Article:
A successful company’s history can be both a blessing and potential restriction.
Its traditions are often the bedrock of its appeal and reputation, so the balance of upholding them while continuing to innovate and diversify can be challenging. Especially when it’s a guitar institution dating back to 1833 and one of the world’s most respected makers.
Now with the latest additions to its 16 Series, Martin is seeking to strike an equilibrium between delivering what players desire and expect, while offering some genuinely fresh concepts. Has it succeeded?
The diversions from Martin series norms aren’t just enthusiastic marketing spiel aimed at collectors looking for an excuse to splash out. The company has been using the word “modern” to describe some of the appointments here, and it’s hard to argue. Opening the case of the D-16E reveals that reassuringly familiar Martin smell (if you’ve tried one, you’ve probably encountered it as part of the experience).
The flawless pale spruce and shimmery gloss also put us at ease, but the silver binding on the satin back, sides and neck is striking in that it’s such a departure.
And the genesis for this was an unlikely one for the Pennsylvanian company: automobile design. Martin Custom Shop’s Tim Teel and Fred Greene were influenced by the contrast of an Audi’s interior featuring brushed aluminium, but Teel found the material difficult to work with for the binding. This silver acrylic fitted the bill, paired with attractive pinstripe black, white and orange purfling that’s also a departure from expectations. It makes quite the contemporary statement.
This isn’t just a case of fresh cosmetics; the dimensional and tonewood choices are where things get seriously intriguing. This guitar has Martin’s 000 shape depth and also an immediate comfort that could help this guitar ‘disappear’ for the performing singer/guitarist.
It still sounds very much like a Martin dreadnought in its projection and shimmery, chordal highs, but the low-end is balanced in this mix rather than lacking.
Martin’s detail-focused testing led Graph Tech Tusq bridge pins to be chosen for the brighter ‘shimmer’ they offer, and that is especially apparent in chordwork on the D-16E. Firm tension (this dreadnought is fitted with 0.013 gauge Martin SP Lifespan strings) and low action showcase the comfort of Martin’s modified low oval shape neck with high performance taper, while leaving leeway for alternative tunings without buzz creeping into the experience.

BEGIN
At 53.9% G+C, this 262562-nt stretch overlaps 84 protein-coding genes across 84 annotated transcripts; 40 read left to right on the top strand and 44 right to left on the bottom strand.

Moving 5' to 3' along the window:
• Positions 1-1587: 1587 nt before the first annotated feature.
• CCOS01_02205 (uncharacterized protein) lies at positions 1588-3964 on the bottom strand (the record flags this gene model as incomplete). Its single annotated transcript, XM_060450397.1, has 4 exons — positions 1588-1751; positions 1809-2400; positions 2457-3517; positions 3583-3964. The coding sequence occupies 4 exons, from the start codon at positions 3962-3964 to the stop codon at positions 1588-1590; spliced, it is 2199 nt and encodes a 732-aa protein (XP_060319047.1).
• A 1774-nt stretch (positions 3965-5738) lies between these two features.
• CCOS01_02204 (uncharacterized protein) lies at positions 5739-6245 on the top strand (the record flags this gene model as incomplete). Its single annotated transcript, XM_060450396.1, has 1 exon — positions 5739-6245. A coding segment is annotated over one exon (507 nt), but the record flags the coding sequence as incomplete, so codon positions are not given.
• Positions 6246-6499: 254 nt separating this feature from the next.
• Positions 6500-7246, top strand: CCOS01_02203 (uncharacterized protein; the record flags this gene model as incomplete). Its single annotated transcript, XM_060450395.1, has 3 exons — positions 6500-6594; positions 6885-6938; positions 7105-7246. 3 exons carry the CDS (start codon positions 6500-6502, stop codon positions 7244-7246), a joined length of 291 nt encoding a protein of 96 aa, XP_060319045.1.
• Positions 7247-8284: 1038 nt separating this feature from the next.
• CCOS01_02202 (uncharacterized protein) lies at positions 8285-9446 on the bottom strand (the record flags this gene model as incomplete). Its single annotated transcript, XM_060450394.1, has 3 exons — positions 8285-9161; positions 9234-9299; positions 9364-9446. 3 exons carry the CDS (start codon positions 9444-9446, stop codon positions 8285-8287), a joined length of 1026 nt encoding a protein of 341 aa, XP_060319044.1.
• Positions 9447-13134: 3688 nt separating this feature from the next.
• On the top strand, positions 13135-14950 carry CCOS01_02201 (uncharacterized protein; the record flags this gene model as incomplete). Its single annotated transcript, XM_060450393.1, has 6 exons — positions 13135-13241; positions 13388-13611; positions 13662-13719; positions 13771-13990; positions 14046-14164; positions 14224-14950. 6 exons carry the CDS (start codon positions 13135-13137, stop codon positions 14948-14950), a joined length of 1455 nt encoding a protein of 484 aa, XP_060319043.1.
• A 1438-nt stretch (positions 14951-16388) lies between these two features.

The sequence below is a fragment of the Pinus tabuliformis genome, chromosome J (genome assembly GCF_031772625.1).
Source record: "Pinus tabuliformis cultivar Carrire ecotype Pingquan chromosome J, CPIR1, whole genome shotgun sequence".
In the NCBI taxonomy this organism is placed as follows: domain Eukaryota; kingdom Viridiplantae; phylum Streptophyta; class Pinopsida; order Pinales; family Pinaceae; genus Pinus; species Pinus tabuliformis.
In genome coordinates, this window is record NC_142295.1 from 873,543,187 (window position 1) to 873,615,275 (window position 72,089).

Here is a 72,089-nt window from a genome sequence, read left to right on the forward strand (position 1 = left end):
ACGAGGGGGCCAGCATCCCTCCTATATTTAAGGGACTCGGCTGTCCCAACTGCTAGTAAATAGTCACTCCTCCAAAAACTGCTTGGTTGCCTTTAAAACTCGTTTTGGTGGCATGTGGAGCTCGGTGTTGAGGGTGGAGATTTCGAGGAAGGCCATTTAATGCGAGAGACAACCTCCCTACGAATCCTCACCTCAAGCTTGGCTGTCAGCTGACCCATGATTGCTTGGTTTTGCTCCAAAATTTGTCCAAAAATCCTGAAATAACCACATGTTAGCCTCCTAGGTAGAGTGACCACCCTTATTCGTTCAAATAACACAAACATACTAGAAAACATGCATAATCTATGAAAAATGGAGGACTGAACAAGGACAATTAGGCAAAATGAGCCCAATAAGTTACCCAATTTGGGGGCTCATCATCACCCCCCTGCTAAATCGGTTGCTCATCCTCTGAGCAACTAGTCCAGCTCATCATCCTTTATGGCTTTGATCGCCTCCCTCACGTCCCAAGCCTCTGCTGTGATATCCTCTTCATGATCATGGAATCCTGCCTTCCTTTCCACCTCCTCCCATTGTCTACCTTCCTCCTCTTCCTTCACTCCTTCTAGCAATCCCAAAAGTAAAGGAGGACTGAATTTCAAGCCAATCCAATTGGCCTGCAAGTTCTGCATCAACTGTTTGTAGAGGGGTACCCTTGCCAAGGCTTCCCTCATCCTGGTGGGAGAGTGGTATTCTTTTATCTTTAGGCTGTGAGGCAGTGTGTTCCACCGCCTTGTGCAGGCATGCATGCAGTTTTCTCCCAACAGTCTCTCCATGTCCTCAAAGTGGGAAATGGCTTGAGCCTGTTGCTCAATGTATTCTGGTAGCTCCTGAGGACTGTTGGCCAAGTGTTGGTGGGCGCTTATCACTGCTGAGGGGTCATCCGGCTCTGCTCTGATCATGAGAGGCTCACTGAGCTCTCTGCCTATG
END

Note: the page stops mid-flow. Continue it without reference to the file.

The choice of homegrown sycamore for this dreadnought model is an unusual move, but one that could prove more popular in the future in terms of sustainability. For now, its backstory with Martin is relatively brief. It’s a hardwood previously only encountered on hand- picked Custom Shop models, but in the industry, it’s been historically used in the construction of flamenco guitars and is a close cousin to maple.
‘Natural compression’ is a characteristic sometimes associated with sycamore builds, and while that’s more noticeable on the cutaway dreadnought, there’s nothing boxy in the projection of our test the D-16. The D-16E feels particularly ‘hi-fi’ - projecting very well without losing the detail of chord voicings, and ringing with a little more chime in the high-end to deliver wonderful overtones in progressions.
A casual observer could assume Martin can only really stretch out into new territories in the entry-level side of the market now, having mastered its identity in the higher end of guitar design.
But this addition to the 16 Series suggests otherwise. The new features offered here reflect a consideration for offering distinct guitars that contribute to the company’s traditions for providing pro-level instruments that are built to be lifelong playing companions. The 000 depth on this dreadnought is significant enough, but coupled with the unusual tonewoods and contemporary - even bold - appointments, this guitar proves to be a really interesting chapter for the Martin story.